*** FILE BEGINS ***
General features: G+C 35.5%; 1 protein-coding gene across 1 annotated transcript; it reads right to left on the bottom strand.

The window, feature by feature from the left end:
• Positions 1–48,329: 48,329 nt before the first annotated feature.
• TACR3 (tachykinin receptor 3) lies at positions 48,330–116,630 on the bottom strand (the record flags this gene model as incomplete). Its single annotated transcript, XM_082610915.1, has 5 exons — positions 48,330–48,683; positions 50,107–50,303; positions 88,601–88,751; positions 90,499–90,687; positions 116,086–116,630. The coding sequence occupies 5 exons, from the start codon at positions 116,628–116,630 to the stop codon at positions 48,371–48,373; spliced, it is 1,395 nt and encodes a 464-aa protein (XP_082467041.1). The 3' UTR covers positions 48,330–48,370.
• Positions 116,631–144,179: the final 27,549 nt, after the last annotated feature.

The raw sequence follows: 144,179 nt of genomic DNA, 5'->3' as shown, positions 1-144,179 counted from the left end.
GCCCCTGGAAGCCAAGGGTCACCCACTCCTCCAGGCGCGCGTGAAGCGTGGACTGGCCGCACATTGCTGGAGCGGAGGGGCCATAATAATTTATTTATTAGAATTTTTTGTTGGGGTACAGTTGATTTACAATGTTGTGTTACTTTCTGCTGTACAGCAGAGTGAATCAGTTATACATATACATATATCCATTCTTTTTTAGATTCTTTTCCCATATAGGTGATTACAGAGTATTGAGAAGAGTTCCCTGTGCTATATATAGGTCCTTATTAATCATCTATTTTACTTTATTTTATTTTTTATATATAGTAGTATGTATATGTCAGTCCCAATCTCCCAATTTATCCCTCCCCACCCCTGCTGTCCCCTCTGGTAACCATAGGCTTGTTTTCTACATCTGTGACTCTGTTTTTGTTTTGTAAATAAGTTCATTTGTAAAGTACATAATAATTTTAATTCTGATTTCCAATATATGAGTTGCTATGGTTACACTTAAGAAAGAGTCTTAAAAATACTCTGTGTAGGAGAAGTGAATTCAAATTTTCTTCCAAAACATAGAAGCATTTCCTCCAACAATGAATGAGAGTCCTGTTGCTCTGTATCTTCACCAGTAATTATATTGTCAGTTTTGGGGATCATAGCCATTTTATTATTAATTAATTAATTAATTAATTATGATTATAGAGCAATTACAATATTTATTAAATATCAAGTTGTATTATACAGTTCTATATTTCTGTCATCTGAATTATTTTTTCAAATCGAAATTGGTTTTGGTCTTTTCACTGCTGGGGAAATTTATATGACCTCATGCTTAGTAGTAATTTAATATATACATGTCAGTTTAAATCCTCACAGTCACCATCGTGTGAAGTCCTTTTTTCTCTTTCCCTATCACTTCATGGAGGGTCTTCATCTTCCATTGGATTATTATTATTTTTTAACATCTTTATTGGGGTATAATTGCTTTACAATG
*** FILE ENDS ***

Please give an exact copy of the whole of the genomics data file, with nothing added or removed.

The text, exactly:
General features: G+C 35.5%; 1 protein-coding gene across 1 annotated transcript; it reads right to left on the bottom strand.

The window, feature by feature from the left end:
• Positions 1–48,329: 48,329 nt before the first annotated feature.
• TACR3 (tachykinin receptor 3) lies at positions 48,330–116,630 on the bottom strand (the record flags this gene model as incomplete). Its single annotated transcript, XM_082610915.1, has 5 exons — positions 48,330–48,683; positions 50,107–50,303; positions 88,601–88,751; positions 90,499–90,687; positions 116,086–116,630. The coding sequence occupies 5 exons, from the start codon at positions 116,628–116,630 to the stop codon at positions 48,371–48,373; spliced, it is 1,395 nt and encodes a 464-aa protein (XP_082467041.1). The 3' UTR covers positions 48,330–48,370.
• Positions 116,631–144,179: the final 27,549 nt, after the last annotated feature.

The raw sequence follows: 144,179 nt of genomic DNA, 5'->3' as shown, positions 1-144,179 counted from the left end.
GCCCCTGGAAGCCAAGGGTCACCCACTCCTCCAGGCGCGCGTGAAGCGTGGACTGGCCGCACATTGCTGGAGCGGAGGGGCCATAATAATTTATTTATTAGAATTTTTTGTTGGGGTACAGTTGATTTACAATGTTGTGTTACTTTCTGCTGTACAGCAGAGTGAATCAGTTATACATATACATATATCCATTCTTTTTTAGATTCTTTTCCCATATAGGTGATTACAGAGTATTGAGAAGAGTTCCCTGTGCTATATATAGGTCCTTATTAATCATCTATTTTACTTTATTTTATTTTTTATATATAGTAGTATGTATATGTCAGTCCCAATCTCCCAATTTATCCCTCCCCACCCCTGCTGTCCCCTCTGGTAACCATAGGCTTGTTTTCTACATCTGTGACTCTGTTTTTGTTTTGTAAATAAGTTCATTTGTAAAGTACATAATAATTTTAATTCTGATTTCCAATATATGAGTTGCTATGGTTACACTTAAGAAAGAGTCTTAAAAATACTCTGTGTAGGAGAAGTGAATTCAAATTTTCTTCCAAAACATAGAAGCATTTCCTCCAACAATGAATGAGAGTCCTGTTGCTCTGTATCTTCACCAGTAATTATATTGTCAGTTTTGGGGATCATAGCCATTTTATTATTAATTAATTAATTAATTAATTATGATTATAGAGCAATTACAATATTTATTAAATATCAAGTTGTATTATACAGTTCTATATTTCTGTCATCTGAATTATTTTTTCAAATCGAAATTGGTTTTGGTCTTTTCACTGCTGGGGAAATTTATATGACCTCATGCTTAGTAGTAATTTAATATATACATGTCAGTTTAAATCCTCACAGTCACCATCGTGTGAAGTCCTTTTTTCTCTTTCCCTATCACTTCATGGAGGGTCTTCATCTTCCATTGGATTATTATTATTTTTTAACATCTTTATTGGGGTATAATTGCTTTACAATG